International Relations scholars and UK foreign policy: interview with Professor Eric Herring

International Relations scholars and UK foreign policy: interview with Professor Eric Herring
by Ian Sinclair
Open Democracy
13 May 2016

Recently I came across a 2006 article the Eric Herring published in the Journal of International Studies titled ‘Remaking the mainstream: the case for activist IR scholarship’. In the article Herring argues that “British IR [International Relations] academics… produce very little primarily empirical work which documents the record of the British state in creating human misery abroad”. In addition he goes onto note “British IR academics engage in very little research exposing the deceptions and self-deceptions deployed by the British state to deny its responsibility for that human misery”.

A rare self-critical admission from an academic about his own work and that of his profession, Herring’s argument struck me as very important and deserving of a wider audience. Currently a Professor of World Politics and Research Director in the School of Sociology, Politics and International Studies at the University of Bristol, I asked Herring about his 2006 article and whether anything had changed ten years later.


Ian Sinclair: In the article you argue there has been “almost complete silence on major acts of oppression abroad carried out or supported by the British state” from British International Relations academics. This claim will seem counterintuitive to many people as the dominant view of scholars and universities is of highly intelligent people, generally on the political Left, thinking critically about society and the world. How can you make such an argument? Can you provide any concrete examples to back up your thesis?

Eric Herring: The example I used in the article in 2006 was on British IR academia’s record of empirical research exposing Britain’s role in the horrendous economic sanctions on Iraq that had a devastating impact on the civilian population. I pointed out that from 1990 to 2003 (the period of the sanctions), “there was a total of three articles in British IR journals on the sanctions – mine, one (by US scholars) which I had commissioned as editor of a special issue, and one assessing them in relation to their gendered implications.” (p. 109). That is the sort of near silence you would expect from a near totalitarian state. No-one told academia not to research this topic. It was formally free to do so, but it occurred to almost no-one among the British academic left to research it. So, sure British IR academia had a somewhat leftist self-image and there is plenty of evidence of the critical thinking that you mentioned, but focused heavily on theory. It was not even a decision to avoid researching the sanctions – it seemed to not even arise as a question.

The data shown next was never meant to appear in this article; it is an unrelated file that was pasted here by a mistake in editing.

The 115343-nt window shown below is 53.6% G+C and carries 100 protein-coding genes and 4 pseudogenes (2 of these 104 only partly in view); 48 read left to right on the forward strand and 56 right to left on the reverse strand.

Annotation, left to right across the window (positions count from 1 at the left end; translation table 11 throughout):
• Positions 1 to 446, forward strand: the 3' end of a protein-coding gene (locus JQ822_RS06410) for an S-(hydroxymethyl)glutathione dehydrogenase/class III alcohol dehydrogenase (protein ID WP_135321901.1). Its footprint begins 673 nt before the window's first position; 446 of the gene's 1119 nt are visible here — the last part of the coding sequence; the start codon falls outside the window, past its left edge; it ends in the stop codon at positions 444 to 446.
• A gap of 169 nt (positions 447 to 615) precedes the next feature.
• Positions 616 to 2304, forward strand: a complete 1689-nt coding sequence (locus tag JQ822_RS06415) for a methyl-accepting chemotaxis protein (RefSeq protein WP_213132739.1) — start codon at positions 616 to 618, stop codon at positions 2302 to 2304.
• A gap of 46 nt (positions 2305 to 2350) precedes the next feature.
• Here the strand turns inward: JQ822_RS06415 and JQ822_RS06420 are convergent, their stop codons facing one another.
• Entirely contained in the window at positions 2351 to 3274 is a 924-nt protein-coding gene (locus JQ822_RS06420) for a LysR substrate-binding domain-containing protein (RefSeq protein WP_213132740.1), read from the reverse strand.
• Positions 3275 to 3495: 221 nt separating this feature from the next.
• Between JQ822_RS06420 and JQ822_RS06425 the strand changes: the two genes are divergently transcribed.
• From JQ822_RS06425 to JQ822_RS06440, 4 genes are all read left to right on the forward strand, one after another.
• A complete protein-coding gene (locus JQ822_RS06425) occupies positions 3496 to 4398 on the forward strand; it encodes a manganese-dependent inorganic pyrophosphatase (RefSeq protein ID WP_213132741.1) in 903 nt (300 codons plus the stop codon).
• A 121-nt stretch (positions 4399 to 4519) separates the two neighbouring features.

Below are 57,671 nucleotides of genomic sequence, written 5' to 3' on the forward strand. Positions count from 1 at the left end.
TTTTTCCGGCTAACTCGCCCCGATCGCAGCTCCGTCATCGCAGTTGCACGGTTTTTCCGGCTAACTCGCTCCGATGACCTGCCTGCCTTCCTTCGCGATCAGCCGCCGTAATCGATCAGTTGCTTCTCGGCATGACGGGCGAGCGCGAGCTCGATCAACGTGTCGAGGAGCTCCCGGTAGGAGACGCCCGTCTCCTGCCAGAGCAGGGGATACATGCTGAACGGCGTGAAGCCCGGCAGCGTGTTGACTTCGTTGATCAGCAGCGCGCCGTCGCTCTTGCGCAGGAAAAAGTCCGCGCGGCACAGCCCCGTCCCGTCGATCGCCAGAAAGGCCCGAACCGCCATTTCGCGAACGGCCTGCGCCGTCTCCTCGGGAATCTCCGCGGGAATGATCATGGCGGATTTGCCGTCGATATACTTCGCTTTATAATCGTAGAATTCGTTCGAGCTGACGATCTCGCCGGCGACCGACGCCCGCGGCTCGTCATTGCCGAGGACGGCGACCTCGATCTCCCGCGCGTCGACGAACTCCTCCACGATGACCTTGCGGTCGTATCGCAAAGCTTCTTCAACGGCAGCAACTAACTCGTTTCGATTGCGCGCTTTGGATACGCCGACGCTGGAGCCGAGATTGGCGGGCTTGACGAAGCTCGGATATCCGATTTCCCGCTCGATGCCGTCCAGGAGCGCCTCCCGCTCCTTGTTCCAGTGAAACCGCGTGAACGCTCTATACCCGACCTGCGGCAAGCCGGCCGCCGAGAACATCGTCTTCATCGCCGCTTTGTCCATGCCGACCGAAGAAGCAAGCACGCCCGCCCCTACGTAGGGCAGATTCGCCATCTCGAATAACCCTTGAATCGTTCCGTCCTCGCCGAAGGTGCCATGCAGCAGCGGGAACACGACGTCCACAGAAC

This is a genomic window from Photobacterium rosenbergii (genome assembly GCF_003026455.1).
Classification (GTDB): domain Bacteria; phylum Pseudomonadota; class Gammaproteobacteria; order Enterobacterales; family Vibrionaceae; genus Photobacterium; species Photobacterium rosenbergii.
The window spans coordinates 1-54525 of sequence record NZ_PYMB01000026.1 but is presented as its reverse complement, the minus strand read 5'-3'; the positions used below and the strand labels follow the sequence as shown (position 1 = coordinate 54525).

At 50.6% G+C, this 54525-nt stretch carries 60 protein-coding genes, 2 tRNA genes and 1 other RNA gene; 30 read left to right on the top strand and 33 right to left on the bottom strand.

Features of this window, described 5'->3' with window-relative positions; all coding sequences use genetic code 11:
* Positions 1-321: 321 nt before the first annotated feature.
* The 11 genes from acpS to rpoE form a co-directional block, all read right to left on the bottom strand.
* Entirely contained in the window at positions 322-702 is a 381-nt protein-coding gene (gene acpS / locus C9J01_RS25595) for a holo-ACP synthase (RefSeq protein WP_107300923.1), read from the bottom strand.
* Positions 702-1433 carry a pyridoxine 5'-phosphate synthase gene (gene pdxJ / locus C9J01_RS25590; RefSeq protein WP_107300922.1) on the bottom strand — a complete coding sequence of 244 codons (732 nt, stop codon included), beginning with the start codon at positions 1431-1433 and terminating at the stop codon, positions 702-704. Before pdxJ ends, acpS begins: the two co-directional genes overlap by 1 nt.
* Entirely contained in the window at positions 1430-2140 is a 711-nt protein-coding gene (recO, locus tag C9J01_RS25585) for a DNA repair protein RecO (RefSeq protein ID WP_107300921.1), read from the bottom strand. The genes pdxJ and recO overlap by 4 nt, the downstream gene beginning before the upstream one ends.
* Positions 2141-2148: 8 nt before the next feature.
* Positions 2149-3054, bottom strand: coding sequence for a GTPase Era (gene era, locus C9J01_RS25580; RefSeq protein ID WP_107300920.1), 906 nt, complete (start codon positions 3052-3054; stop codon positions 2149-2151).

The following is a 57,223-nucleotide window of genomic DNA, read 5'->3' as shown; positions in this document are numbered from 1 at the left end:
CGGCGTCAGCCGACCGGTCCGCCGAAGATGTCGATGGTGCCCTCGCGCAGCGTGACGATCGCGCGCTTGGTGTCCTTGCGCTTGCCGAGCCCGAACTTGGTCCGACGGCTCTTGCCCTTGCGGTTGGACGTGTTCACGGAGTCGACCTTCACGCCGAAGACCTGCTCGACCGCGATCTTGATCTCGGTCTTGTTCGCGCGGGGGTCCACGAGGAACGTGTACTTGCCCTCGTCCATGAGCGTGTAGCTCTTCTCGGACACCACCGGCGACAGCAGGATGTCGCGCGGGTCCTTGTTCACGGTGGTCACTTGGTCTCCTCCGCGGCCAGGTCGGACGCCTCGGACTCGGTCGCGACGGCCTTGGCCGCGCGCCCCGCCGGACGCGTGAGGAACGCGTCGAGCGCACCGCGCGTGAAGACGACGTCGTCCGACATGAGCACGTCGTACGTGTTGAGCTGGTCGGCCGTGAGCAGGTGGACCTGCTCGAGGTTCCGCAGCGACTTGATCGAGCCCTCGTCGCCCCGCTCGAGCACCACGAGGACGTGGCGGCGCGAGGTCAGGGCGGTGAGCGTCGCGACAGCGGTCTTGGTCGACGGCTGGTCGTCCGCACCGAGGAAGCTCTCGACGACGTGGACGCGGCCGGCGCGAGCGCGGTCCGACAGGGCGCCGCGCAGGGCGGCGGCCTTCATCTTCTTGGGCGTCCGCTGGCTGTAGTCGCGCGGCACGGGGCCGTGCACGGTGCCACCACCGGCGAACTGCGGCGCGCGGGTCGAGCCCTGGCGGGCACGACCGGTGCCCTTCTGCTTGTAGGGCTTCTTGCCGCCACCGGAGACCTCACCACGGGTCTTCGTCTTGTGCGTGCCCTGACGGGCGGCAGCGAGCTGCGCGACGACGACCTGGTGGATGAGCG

The article summarised the work of Caroline Thomas and Peter Wilkin, showing that this is a more general problem: “The coverage of the Third World/South in leading British and US IR journals, textbooks and monograph series between 1998 and 2003 was assessed by Caroline Thomas and Peter Wilkins. They concluded that the coverage of the South was dominated by analyses which framed the South as a problem for, and threat to, the North. As they argue, this reflects the near-monopoly of US and UK based scholars in writing these analyses and the dominance of state-centric realism and liberalism, with imperialism and colonialism treated as subordinate issues if they are mentioned at all.” (p. 106).

I wrote “Despite this, there is a substantial amount of progressive IR scholarship in US and British universities” but also that “progressive IR scholarship generally tends to be under-empiricised. This is not an anti-theoretical line of argument: the point is that the progressive force of theory is severely limited if IR academics do not complement it with extensive empirical work focused specifically on the contemporary actions of the state and which provides the raw material with which to assess whether what it is doing is normatively acceptable and whether it has the right to act as it does” (p. 107).

I would turn the argument around: where was all the empirical scholarship about the acts of oppression carried out by or supported by the British state abroad? Did I miss it? I hope I did but I doubt it? I would welcome an annotated bibliography of it.


IS: Your article was published in 2006. Has much changed ten years later?